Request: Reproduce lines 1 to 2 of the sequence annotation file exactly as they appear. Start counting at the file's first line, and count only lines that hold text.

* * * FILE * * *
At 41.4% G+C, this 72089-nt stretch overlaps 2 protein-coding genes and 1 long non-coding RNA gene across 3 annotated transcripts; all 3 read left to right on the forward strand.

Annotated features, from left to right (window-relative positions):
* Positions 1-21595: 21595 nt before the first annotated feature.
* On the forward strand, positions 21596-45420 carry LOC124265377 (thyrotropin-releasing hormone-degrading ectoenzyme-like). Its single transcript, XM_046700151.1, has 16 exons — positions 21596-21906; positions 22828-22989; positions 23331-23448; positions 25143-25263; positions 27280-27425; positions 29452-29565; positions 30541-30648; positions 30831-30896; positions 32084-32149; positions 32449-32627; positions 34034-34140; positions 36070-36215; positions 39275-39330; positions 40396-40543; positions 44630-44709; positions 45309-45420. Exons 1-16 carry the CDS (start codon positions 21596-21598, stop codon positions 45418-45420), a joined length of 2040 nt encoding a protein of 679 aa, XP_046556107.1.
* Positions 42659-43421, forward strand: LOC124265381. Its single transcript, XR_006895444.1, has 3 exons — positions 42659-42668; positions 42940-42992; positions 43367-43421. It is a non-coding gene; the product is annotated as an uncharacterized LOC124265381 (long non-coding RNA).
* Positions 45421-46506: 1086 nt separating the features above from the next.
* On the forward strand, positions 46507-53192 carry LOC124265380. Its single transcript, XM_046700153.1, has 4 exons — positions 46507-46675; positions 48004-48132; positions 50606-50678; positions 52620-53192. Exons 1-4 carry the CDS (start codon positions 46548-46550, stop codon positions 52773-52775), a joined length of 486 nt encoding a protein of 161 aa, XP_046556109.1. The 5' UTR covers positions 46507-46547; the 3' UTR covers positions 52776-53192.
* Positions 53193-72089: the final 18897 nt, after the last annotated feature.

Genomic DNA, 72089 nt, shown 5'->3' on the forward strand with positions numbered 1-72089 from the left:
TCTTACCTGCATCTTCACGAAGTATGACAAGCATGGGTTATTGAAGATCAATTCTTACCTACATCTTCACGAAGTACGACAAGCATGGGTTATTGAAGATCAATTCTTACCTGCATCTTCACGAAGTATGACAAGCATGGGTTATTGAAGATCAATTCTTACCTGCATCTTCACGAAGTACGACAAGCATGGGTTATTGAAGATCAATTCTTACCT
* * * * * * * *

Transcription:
At 41.4% G+C, this 72089-nt stretch overlaps 2 protein-coding genes and 1 long non-coding RNA gene across 3 annotated transcripts; all 3 read left to right on the forward strand.

Annotated features, from left to right (window-relative positions):